Last night my daughter Lucia told me that she was scarred by that horrible parenting move I performed on her regularly until she was about twelve-years-old. She described it as “force napping.” According to Lucia, now sixteen-years-old, she remembers that every time we went on an airplane or a road trip somewhere when we arrived, I would force her to nap. I’d do a guided meditation and gently brush my palm over her eyelids to close them, trying to get her to fall asleep for an hour or twenty minutes or ten or whatever I could “force” her to do.
“Sometimes,” she recalled, “you’d turn on white noise and leave me in a room in some strange house or hotel so I’d ‘nap.’”
She’s not imagining this forced nap history. I did it. I remember it well. I was convinced that I could keep her calm and collected as long as she had enough sleep. On those early morning flights when Lucia didn’t get enough sleep, I was possessed to get her to nap, especially if she didn’t sleep on the plane. I was sure that kids misbehaved because they were sleep-deprived.
Lucia was an easy child. She was naturally compliant and cooperative and calm, but I convinced myself that if she didn’t get enough sleep, she’d turn into a demon child and I wouldn’t be able to handle her. Maybe I was worried about what other people would think. Or maybe I thought that if I let her get into a bad, sleep-deprived pattern she’d never be that “easy” child again.
At sixteen Lucia has the same disposition as that of her younger days. For a teenager, she’s easy. My friends and family say, “You have a good kid” (whatever that means). I’m biased, but I actually think she’s amazing. She has a great sense of humor. She’s smart and mouthy and appropriately dismissive of pretty much every aspect of my being. But she is a teenager which is simply not easy as a parent.
I don’t get to control Lucia’s sleep anymore. I don’t have control over much anymore. At the beginning of the pandemic, she moved down to our basement to get some space and I don’t really know what’s going on with her during the day or the night. The other morning she came upstairs with two new holes in her ears.
I ask Lucia every morning how she slept, sometimes inquiring about what time she went to bed, but she never tells me. It’s her time now and I have to trust that she’ll sleep when she wants or needs to. When Lucia told me about how much she hated force napping it made me think about what other parenting decisions I might have made based on my own self-preservation. In addition to force napping, I made Lucia clear and set the table, practice piano, brush her teeth, and say please and thank you religiously.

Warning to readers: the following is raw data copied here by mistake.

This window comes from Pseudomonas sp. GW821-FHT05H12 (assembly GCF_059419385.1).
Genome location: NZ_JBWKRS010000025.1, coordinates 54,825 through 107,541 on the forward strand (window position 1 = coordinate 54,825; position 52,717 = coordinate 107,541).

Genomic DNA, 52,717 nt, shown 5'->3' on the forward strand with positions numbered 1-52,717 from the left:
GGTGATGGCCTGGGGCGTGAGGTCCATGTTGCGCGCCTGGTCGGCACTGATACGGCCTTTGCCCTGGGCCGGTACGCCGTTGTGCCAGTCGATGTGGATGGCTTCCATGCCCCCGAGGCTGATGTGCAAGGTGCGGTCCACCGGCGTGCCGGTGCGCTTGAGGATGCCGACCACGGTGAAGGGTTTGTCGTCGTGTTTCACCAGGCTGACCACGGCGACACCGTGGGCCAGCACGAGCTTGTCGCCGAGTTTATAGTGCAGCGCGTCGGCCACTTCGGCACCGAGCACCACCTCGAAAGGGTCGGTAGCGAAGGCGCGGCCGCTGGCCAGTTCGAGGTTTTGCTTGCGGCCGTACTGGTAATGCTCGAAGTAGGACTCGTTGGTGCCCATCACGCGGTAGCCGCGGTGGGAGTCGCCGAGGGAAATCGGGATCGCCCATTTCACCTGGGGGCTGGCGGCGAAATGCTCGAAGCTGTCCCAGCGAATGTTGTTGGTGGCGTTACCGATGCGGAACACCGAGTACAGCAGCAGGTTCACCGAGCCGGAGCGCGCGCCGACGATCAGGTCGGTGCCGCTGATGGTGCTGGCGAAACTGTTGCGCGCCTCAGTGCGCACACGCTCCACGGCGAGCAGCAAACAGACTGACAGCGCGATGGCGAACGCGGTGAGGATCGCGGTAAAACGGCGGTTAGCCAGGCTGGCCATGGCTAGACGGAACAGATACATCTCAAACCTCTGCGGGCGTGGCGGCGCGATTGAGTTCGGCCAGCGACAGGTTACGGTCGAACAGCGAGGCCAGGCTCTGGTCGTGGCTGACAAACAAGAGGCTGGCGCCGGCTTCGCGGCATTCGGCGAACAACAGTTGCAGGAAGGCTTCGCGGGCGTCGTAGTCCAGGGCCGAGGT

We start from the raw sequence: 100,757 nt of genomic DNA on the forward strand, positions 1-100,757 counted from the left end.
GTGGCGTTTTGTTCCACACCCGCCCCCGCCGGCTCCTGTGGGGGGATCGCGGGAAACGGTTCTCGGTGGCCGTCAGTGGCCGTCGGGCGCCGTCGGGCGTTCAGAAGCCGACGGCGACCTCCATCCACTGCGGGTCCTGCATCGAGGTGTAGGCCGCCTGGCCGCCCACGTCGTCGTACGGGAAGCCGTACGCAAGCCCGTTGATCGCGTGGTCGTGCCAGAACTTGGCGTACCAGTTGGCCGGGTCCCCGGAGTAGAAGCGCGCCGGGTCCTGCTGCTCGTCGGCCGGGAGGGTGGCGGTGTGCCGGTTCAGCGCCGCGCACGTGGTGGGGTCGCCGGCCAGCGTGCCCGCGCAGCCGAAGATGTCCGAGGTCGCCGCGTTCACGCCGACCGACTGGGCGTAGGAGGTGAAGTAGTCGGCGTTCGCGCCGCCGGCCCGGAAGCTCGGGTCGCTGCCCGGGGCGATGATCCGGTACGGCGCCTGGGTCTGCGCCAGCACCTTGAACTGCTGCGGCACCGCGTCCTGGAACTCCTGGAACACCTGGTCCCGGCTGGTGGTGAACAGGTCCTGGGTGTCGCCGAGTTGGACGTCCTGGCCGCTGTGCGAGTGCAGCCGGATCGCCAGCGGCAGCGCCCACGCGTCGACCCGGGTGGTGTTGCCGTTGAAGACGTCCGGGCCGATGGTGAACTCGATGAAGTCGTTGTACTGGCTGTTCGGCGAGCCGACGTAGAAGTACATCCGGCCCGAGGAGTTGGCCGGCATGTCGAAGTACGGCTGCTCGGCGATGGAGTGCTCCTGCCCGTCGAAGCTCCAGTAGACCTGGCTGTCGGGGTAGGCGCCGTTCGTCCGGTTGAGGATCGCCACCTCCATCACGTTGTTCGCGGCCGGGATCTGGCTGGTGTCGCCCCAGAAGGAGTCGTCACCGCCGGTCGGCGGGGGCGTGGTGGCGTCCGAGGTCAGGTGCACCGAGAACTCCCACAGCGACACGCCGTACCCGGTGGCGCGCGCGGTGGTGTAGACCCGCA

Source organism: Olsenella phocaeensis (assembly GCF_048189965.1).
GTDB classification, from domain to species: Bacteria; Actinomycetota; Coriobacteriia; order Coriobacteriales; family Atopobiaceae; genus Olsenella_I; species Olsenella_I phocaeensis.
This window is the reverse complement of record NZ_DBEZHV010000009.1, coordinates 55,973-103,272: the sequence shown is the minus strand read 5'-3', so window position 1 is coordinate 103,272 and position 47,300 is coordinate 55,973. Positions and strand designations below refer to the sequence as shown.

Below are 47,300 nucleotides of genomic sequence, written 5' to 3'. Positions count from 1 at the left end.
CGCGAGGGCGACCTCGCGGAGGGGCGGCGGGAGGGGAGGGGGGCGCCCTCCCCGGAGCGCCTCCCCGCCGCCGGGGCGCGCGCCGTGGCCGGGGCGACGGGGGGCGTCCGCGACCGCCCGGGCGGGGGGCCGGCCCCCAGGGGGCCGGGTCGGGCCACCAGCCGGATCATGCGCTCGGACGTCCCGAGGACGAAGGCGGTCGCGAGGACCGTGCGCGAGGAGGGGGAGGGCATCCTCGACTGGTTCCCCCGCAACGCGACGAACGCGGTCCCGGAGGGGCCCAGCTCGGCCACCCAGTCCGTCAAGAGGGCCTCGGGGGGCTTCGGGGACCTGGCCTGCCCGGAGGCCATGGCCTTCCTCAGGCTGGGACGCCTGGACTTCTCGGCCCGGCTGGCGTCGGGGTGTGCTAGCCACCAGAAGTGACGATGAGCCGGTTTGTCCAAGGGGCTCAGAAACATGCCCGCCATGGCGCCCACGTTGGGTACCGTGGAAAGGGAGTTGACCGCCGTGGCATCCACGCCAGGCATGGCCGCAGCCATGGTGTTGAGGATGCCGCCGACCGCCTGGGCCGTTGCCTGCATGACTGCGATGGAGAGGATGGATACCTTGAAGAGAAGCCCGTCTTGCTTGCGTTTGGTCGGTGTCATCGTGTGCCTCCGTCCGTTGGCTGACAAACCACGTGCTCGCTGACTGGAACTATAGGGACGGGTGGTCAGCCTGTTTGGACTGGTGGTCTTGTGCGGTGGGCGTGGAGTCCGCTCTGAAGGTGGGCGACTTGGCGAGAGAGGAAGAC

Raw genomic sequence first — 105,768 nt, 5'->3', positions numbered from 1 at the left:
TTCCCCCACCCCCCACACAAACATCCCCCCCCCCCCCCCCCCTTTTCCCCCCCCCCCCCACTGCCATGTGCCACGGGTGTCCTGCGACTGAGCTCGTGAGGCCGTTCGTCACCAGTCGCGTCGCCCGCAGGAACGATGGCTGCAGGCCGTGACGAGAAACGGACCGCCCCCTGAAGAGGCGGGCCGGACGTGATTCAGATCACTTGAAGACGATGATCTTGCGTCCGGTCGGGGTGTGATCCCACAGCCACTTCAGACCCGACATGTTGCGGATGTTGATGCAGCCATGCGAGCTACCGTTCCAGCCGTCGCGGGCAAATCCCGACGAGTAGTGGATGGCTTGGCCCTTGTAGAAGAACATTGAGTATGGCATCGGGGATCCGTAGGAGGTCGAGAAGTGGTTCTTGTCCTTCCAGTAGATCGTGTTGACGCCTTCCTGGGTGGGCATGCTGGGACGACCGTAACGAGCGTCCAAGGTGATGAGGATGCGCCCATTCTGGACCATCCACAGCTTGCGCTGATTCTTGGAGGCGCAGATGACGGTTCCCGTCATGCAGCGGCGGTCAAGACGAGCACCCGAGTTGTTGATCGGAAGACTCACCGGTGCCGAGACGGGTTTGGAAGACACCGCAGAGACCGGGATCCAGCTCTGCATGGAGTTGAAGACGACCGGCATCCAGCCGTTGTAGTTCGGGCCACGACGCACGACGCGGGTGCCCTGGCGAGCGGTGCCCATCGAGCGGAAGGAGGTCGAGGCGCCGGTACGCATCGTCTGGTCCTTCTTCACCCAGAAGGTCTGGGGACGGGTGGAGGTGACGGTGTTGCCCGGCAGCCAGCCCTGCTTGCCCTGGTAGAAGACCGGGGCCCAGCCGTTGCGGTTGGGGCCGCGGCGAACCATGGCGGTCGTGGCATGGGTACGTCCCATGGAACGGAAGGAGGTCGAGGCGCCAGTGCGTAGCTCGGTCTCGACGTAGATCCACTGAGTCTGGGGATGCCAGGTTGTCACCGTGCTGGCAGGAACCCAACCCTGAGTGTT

I imposed those rules so that my life would be easier. If I could train my child to listen to me and do what I said, I’d be okay. We’d be okay.
Is that what parenting is? Keeping our children contained and controlled enough so that we retain our sanity? We say the rules we make when our kids are young are for them, but I think they’re more for us, at least they were for me. I can see now that not having the ability to impose order and control over my teenager, how much I relied on those rules to make me feel like I was a good parent.
It happens that all those rules I had for Lucia have worked out. Lucia is a good person, a responsible human and she doesn’t get tons of expensive cavities. But adolescence is the time to blow shit up — to challenge the rules that we made for our kids. It’s time for the kid to teach the parents some stuff. Teenagers are figuring who they are and what feels good to them. They can’t do this by following the rules that we made up to make us, their parents, feel in control when they were kids.
So now it’s time for me to be out of control, to be a victim of Lucia’s non-sensical rules for life. Lucia’s room is a disaster. It looks like a frat house. Her drawers are overflowing and obscenely disorganized. Her bathroom has used contacts, makeup wipes, and dirty towels along with empty toilet paper rolls littering the floor. I know I taught Lucia to keep her room clean, but the rules have changed.
Lucia articulating to me how much she hated the force napping was funny. We laughed and laughed at how ridiculous and controlling that was of me. But it was also clarifying. Lucia was articulating that she is past all that. Those rules, that control, that micro-managing is all in the past.
It’s a relief really, to acknowledge that I don’t have the control over Lucia that I used to. As parents, at some point, we have to trust that our kids will be okay. Lucia may not sleep enough. She may live in a clothes tornado, but at the end of every day, I say goodnight to a good person, someone I’d like to talk to and get to know. She’s just beginning this new journey of creating her own rules, her own path in the world. It’s hers now. I get to sit back and watch it all unfold.